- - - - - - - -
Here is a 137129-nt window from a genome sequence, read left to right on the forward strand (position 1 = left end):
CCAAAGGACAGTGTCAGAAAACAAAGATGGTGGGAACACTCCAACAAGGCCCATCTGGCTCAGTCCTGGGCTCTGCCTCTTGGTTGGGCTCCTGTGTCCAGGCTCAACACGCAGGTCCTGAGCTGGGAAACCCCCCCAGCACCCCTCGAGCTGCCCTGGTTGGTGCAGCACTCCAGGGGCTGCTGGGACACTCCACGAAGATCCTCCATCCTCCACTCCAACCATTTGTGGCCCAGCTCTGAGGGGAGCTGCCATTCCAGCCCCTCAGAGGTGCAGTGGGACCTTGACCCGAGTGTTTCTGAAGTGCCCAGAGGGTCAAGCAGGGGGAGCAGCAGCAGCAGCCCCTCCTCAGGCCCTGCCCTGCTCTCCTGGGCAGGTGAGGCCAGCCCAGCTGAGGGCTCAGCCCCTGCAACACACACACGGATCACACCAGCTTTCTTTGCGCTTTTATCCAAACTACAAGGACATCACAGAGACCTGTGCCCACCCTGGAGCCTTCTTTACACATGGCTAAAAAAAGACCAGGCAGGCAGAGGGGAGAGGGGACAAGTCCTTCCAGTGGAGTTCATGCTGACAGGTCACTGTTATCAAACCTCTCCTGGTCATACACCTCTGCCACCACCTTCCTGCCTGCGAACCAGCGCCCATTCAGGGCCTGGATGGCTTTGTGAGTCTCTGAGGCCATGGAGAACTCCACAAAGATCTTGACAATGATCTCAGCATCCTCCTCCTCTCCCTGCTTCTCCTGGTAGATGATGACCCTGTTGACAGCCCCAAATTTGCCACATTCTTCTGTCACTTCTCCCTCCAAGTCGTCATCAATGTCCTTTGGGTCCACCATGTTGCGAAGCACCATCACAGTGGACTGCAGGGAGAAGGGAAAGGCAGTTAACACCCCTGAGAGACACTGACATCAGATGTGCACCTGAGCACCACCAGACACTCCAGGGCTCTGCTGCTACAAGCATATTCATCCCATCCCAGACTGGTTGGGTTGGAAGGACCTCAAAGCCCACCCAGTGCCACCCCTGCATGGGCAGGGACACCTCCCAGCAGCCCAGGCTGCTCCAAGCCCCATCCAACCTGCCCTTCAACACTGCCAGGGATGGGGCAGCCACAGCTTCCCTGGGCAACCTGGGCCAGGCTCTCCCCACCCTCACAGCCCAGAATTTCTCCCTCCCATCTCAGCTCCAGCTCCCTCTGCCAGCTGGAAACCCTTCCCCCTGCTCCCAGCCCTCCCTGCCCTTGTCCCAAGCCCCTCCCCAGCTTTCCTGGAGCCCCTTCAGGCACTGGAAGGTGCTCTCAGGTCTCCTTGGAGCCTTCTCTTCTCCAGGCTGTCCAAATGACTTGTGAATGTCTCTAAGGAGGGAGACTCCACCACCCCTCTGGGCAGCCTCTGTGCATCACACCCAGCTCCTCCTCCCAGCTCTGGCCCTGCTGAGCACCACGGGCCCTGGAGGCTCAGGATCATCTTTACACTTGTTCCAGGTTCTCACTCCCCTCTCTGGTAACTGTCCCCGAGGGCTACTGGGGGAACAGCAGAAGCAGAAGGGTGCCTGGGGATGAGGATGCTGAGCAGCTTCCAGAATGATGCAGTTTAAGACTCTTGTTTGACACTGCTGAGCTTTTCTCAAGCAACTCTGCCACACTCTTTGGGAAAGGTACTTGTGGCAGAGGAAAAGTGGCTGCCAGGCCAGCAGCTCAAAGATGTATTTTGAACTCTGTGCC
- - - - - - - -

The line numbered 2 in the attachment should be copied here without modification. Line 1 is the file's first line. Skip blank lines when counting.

CCAAAGGACAGTGTCAGAAAACAAAGATGGTGGGAACACTCCAACAAGGCCCATCTGGCTCAGTCCTGGGCTCTGCCTCTTGGTTGGGCTCCTGTGTCCAGGCTCAACACGCAGGTCCTGAGCTGGGAAACCCCCCCAGCACCCCTCGAGCTGCCCTGGTTGGTGCAGCACTCCAGGGGCTGCTGGGACACTCCACGAAGATCCTCCATCCTCCACTCCAACCATTTGTGGCCCAGCTCTGAGGGGAGCTGCCATTCCAGCCCCTCAGAGGTGCAGTGGGACCTTGACCCGAGTGTTTCTGAAGTGCCCAGAGGGTCAAGCAGGGGGAGCAGCAGCAGCAGCCCCTCCTCAGGCCCTGCCCTGCTCTCCTGGGCAGGTGAGGCCAGCCCAGCTGAGGGCTCAGCCCCTGCAACACACACACGGATCACACCAGCTTTCTTTGCGCTTTTATCCAAACTACAAGGACATCACAGAGACCTGTGCCCACCCTGGAGCCTTCTTTACACATGGCTAAAAAAAGACCAGGCAGGCAGAGGGGAGAGGGGACAAGTCCTTCCAGTGGAGTTCATGCTGACAGGTCACTGTTATCAAACCTCTCCTGGTCATACACCTCTGCCACCACCTTCCTGCCTGCGAACCAGCGCCCATTCAGGGCCTGGATGGCTTTGTGAGTCTCTGAGGCCATGGAGAACTCCACAAAGATCTTGACAATGATCTCAGCATCCTCCTCCTCTCCCTGCTTCTCCTGGTAGATGATGACCCTGTTGACAGCCCCAAATTTGCCACATTCTTCTGTCACTTCTCCCTCCAAGTCGTCATCAATGTCCTTTGGGTCCACCATGTTGCGAAGCACCATCACAGTGGACTGCAGGGAGAAGGGAAAGGCAGTTAACACCCCTGAGAGACACTGACATCAGATGTGCACCTGAGCACCACCAGACACTCCAGGGCTCTGCTGCTACAAGCATATTCATCCCATCCCAGACTGGTTGGGTTGGAAGGACCTCAAAGCCCACCCAGTGCCACCCCTGCATGGGCAGGGACACCTCCCAGCAGCCCAGGCTGCTCCAAGCCCCATCCAACCTGCCCTTCAACACTGCCAGGGATGGGGCAGCCACAGCTTCCCTGGGCAACCTGGGCCAGGCTCTCCCCACCCTCACAGCCCAGAATTTCTCCCTCCCATCTCAGCTCCAGCTCCCTCTGCCAGCTGGAAACCCTTCCCCCTGCTCCCAGCCCTCCCTGCCCTTGTCCCAAGCCCCTCCCCAGCTTTCCTGGAGCCCCTTCAGGCACTGGAAGGTGCTCTCAGGTCTCCTTGGAGCCTTCTCTTCTCCAGGCTGTCCAAATGACTTGTGAATGTCTCTAAGGAGGGAGACTCCACCACCCCTCTGGGCAGCCTCTGTGCATCACACCCAGCTCCTCCTCCCAGCTCTGGCCCTGCTGAGCACCACGGGCCCTGGAGGCTCAGGATCATCTTTACACTTGTTCCAGGTTCTCACTCCCCTCTCTGGTAACTGTCCCCGAGGGCTACTGGGGGAACAGCAGAAGCAGAAGGGTGCCTGGGGATGAGGATGCTGAGCAGCTTCCAGAATGATGCAGTTTAAGACTCTTGTTTGACACTGCTGAGCTTTTCTCAAGCAACTCTGCCACACTCTTTGGGAAAGGTACTTGTGGCAGAGGAAAAGTGGCTGCCAGGCCAGCAGCTCAAAGATGTATTTTGAACTCTGTGCC